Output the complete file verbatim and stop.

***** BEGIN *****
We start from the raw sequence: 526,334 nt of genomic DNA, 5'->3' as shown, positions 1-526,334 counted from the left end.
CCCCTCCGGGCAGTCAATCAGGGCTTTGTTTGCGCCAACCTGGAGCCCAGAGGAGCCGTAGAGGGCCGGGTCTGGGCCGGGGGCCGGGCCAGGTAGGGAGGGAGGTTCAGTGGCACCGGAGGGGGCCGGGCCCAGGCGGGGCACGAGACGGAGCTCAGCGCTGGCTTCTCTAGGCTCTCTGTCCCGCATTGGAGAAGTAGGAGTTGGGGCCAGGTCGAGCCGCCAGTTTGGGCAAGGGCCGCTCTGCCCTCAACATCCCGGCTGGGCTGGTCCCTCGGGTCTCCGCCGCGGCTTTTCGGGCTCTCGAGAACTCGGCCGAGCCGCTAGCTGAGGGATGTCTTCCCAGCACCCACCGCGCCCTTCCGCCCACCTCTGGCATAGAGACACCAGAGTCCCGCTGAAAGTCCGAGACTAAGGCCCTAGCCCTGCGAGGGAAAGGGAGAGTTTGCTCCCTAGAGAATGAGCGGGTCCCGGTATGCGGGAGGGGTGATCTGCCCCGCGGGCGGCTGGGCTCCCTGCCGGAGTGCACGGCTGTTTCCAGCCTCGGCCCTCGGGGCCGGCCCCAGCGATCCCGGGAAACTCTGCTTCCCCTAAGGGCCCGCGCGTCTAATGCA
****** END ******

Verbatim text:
We start from the raw sequence: 526,334 nt of genomic DNA, 5'->3' as shown, positions 1-526,334 counted from the left end.
CCCCTCCGGGCAGTCAATCAGGGCTTTGTTTGCGCCAACCTGGAGCCCAGAGGAGCCGTAGAGGGCCGGGTCTGGGCCGGGGGCCGGGCCAGGTAGGGAGGGAGGTTCAGTGGCACCGGAGGGGGCCGGGCCCAGGCGGGGCACGAGACGGAGCTCAGCGCTGGCTTCTCTAGGCTCTCTGTCCCGCATTGGAGAAGTAGGAGTTGGGGCCAGGTCGAGCCGCCAGTTTGGGCAAGGGCCGCTCTGCCCTCAACATCCCGGCTGGGCTGGTCCCTCGGGTCTCCGCCGCGGCTTTTCGGGCTCTCGAGAACTCGGCCGAGCCGCTAGCTGAGGGATGTCTTCCCAGCACCCACCGCGCCCTTCCGCCCACCTCTGGCATAGAGACACCAGAGTCCCGCTGAAAGTCCGAGACTAAGGCCCTAGCCCTGCGAGGGAAAGGGAGAGTTTGCTCCCTAGAGAATGAGCGGGTCCCGGTATGCGGGAGGGGTGATCTGCCCCGCGGGCGGCTGGGCTCCCTGCCGGAGTGCACGGCTGTTTCCAGCCTCGGCCCTCGGGGCCGGCCCCAGCGATCCCGGGAAACTCTGCTTCCCCTAAGGGCCCGCGCGTCTAATGCA